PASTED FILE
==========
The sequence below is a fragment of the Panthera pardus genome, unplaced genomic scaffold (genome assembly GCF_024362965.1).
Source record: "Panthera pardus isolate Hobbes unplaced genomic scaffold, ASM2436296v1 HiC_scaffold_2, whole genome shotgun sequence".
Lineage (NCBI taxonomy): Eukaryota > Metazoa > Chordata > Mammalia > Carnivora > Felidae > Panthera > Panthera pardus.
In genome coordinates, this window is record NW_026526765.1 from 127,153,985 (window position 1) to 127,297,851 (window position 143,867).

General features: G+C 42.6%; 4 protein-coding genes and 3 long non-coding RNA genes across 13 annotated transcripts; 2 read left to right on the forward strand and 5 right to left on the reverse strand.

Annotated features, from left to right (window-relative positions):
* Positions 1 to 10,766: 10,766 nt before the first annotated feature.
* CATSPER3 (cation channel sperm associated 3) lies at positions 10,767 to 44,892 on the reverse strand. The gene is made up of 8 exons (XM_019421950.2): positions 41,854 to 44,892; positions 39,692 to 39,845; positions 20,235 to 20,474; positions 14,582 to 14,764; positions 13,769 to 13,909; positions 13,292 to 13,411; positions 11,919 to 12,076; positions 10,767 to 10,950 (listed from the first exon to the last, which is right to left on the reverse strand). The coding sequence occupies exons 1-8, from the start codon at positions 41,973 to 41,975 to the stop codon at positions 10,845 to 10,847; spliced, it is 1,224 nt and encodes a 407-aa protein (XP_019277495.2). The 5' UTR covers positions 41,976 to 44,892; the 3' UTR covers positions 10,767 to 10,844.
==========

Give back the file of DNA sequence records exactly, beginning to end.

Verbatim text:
The sequence below is a fragment of the Panthera pardus genome, unplaced genomic scaffold (genome assembly GCF_024362965.1).
Source record: "Panthera pardus isolate Hobbes unplaced genomic scaffold, ASM2436296v1 HiC_scaffold_2, whole genome shotgun sequence".
Lineage (NCBI taxonomy): Eukaryota > Metazoa > Chordata > Mammalia > Carnivora > Felidae > Panthera > Panthera pardus.
In genome coordinates, this window is record NW_026526765.1 from 127,153,985 (window position 1) to 127,297,851 (window position 143,867).

General features: G+C 42.6%; 4 protein-coding genes and 3 long non-coding RNA genes across 13 annotated transcripts; 2 read left to right on the forward strand and 5 right to left on the reverse strand.

Annotated features, from left to right (window-relative positions):
* Positions 1 to 10,766: 10,766 nt before the first annotated feature.
* CATSPER3 (cation channel sperm associated 3) lies at positions 10,767 to 44,892 on the reverse strand. The gene is made up of 8 exons (XM_019421950.2): positions 41,854 to 44,892; positions 39,692 to 39,845; positions 20,235 to 20,474; positions 14,582 to 14,764; positions 13,769 to 13,909; positions 13,292 to 13,411; positions 11,919 to 12,076; positions 10,767 to 10,950 (listed from the first exon to the last, which is right to left on the reverse strand). The coding sequence occupies exons 1-8, from the start codon at positions 41,973 to 41,975 to the stop codon at positions 10,845 to 10,847; spliced, it is 1,224 nt and encodes a 407-aa protein (XP_019277495.2). The 5' UTR covers positions 41,976 to 44,892; the 3' UTR covers positions 10,767 to 10,844.